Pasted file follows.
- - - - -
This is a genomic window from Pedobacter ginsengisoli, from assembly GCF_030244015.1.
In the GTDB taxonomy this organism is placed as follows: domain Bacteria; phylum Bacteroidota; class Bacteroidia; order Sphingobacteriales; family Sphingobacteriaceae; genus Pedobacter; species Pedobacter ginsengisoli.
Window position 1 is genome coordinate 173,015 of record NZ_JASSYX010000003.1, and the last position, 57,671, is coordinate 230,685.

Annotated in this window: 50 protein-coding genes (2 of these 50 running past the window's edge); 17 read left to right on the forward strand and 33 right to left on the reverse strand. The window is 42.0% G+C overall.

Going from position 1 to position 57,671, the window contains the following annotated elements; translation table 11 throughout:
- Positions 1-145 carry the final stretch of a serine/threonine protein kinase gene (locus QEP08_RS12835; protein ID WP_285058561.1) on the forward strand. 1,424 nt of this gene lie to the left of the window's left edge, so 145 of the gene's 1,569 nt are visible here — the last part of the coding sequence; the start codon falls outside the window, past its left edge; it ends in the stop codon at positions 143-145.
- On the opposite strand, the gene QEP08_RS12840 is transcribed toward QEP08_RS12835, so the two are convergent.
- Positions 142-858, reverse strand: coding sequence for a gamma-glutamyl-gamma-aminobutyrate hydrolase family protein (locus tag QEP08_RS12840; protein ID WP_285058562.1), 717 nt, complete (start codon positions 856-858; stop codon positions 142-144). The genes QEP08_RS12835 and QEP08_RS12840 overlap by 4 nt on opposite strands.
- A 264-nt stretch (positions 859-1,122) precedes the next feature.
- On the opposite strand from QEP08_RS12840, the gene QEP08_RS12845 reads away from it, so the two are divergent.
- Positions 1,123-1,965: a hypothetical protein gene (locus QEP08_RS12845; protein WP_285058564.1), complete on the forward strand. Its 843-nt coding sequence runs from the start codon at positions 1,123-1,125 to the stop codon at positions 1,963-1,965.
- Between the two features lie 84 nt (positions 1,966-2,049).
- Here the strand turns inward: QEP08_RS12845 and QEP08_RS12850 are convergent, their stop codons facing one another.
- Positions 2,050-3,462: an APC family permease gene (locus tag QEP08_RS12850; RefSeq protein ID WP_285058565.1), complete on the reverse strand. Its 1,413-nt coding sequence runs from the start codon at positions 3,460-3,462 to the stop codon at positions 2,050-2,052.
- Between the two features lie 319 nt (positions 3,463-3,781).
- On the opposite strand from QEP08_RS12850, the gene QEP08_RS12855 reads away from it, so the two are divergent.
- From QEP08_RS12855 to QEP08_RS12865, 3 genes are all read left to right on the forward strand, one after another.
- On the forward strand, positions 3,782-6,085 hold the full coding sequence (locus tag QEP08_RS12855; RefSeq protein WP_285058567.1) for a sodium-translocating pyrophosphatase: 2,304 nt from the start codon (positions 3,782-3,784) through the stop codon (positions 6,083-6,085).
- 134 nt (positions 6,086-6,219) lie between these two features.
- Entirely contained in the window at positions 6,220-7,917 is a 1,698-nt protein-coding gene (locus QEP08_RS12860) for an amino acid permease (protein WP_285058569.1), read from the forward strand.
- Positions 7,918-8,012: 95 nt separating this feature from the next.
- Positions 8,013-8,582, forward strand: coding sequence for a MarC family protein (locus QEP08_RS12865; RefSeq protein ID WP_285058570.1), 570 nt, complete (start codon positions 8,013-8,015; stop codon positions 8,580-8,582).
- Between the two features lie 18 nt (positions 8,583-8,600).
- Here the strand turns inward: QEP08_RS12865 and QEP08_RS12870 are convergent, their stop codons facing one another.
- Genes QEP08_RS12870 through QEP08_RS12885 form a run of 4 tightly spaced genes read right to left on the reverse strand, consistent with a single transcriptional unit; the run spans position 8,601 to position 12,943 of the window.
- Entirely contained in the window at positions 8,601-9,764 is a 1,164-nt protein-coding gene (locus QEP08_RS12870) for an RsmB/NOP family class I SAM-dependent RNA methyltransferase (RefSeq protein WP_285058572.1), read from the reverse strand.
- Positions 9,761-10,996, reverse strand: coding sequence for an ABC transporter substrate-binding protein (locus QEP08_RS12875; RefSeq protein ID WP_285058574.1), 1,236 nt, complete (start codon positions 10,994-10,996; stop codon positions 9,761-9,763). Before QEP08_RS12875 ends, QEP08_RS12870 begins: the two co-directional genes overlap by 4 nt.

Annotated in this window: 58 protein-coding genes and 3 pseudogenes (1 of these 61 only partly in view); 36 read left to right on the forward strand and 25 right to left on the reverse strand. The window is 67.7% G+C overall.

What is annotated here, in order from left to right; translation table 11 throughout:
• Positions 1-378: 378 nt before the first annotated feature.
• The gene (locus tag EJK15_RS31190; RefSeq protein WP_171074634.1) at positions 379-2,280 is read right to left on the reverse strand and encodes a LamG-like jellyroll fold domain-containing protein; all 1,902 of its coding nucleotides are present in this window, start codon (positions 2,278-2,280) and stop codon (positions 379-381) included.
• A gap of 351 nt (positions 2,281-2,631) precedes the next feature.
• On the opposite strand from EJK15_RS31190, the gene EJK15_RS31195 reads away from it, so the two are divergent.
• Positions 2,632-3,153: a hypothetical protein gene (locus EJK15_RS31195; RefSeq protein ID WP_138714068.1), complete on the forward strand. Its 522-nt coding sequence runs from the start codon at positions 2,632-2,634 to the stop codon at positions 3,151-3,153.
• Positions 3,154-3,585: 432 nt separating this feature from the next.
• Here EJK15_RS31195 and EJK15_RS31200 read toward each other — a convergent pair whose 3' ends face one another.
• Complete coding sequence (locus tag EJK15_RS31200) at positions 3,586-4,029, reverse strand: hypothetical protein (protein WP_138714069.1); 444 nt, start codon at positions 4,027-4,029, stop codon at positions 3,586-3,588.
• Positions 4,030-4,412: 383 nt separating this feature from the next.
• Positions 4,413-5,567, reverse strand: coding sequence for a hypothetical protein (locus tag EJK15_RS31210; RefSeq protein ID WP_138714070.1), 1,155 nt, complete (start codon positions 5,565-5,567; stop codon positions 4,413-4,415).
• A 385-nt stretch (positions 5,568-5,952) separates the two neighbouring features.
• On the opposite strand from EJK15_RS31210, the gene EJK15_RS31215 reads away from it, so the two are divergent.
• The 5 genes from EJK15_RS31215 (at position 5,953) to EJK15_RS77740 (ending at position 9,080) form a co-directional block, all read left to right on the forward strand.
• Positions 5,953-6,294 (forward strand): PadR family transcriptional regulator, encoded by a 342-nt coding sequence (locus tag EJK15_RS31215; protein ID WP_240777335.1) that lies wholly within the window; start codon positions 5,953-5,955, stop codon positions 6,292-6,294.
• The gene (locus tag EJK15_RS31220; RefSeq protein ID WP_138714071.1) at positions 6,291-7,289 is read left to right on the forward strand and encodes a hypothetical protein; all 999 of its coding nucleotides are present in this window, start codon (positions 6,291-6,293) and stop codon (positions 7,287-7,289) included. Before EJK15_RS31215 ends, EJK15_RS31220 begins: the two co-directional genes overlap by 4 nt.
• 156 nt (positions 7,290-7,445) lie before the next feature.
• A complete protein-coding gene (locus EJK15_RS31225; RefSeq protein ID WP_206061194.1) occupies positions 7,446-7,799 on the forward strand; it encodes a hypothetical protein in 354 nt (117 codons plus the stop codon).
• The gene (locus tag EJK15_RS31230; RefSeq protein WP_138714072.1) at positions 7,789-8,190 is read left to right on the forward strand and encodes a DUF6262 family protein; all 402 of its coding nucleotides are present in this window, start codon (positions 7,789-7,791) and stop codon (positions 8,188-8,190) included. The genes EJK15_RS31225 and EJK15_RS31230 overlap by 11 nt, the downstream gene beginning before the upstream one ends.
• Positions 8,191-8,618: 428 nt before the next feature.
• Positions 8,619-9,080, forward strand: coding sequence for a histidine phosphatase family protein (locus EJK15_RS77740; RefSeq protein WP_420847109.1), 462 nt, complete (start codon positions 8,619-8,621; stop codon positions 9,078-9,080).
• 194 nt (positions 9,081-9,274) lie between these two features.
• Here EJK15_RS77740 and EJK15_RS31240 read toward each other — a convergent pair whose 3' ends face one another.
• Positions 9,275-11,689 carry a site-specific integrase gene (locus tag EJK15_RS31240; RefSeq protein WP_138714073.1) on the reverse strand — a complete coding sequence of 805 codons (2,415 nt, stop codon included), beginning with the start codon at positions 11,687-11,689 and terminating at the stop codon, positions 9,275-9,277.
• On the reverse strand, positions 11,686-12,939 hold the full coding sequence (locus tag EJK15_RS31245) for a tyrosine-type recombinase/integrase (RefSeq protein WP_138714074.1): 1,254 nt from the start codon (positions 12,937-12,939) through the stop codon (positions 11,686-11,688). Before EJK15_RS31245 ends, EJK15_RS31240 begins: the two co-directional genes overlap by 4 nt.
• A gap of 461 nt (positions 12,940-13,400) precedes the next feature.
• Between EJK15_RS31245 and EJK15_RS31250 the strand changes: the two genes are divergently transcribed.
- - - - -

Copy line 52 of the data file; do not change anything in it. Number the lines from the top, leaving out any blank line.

• Positions 9,275-11,689 carry a site-specific integrase gene (locus tag EJK15_RS31240; RefSeq protein WP_138714073.1) on the reverse strand — a complete coding sequence of 805 codons (2,415 nt, stop codon included), beginning with the start codon at positions 11,687-11,689 and terminating at the stop codon, positions 9,275-9,277.